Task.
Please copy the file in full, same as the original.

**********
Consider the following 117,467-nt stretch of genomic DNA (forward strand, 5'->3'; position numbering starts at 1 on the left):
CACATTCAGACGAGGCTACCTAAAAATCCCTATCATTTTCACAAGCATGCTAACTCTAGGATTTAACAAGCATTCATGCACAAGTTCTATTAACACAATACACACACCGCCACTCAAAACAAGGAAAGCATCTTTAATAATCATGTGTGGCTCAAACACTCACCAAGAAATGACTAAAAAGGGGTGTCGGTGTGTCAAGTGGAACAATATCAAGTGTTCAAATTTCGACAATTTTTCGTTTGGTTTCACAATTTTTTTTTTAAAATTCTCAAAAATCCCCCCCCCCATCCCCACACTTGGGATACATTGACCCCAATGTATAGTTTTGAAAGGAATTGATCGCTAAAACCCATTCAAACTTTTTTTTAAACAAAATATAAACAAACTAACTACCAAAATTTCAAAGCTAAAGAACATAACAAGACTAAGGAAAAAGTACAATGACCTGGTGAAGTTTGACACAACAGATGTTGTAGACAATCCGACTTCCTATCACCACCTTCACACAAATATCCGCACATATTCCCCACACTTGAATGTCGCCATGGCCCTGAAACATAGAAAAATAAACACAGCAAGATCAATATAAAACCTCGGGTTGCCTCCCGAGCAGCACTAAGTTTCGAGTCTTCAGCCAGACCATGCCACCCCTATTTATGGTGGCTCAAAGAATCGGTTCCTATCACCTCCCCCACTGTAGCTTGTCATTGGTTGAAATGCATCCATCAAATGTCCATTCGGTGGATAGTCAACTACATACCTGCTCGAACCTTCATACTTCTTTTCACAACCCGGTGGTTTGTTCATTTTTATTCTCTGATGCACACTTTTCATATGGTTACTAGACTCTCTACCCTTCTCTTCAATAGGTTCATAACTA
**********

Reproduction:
Consider the following 117,467-nt stretch of genomic DNA (forward strand, 5'->3'; position numbering starts at 1 on the left):
CACATTCAGACGAGGCTACCTAAAAATCCCTATCATTTTCACAAGCATGCTAACTCTAGGATTTAACAAGCATTCATGCACAAGTTCTATTAACACAATACACACACCGCCACTCAAAACAAGGAAAGCATCTTTAATAATCATGTGTGGCTCAAACACTCACCAAGAAATGACTAAAAAGGGGTGTCGGTGTGTCAAGTGGAACAATATCAAGTGTTCAAATTTCGACAATTTTTCGTTTGGTTTCACAATTTTTTTTTTAAAATTCTCAAAAATCCCCCCCCCCATCCCCACACTTGGGATACATTGACCCCAATGTATAGTTTTGAAAGGAATTGATCGCTAAAACCCATTCAAACTTTTTTTTAAACAAAATATAAACAAACTAACTACCAAAATTTCAAAGCTAAAGAACATAACAAGACTAAGGAAAAAGTACAATGACCTGGTGAAGTTTGACACAACAGATGTTGTAGACAATCCGACTTCCTATCACCACCTTCACACAAATATCCGCACATATTCCCCACACTTGAATGTCGCCATGGCCCTGAAACATAGAAAAATAAACACAGCAAGATCAATATAAAACCTCGGGTTGCCTCCCGAGCAGCACTAAGTTTCGAGTCTTCAGCCAGACCATGCCACCCCTATTTATGGTGGCTCAAAGAATCGGTTCCTATCACCTCCCCCACTGTAGCTTGTCATTGGTTGAAATGCATCCATCAAATGTCCATTCGGTGGATAGTCAACTACATACCTGCTCGAACCTTCATACTTCTTTTCACAACCCGGTGGTTTGTTCATTTTTATTCTCTGATGCACACTTTTCATATGGTTACTAGACTCTCTACCCTTCTCTTCAATAGGTTCATAACTA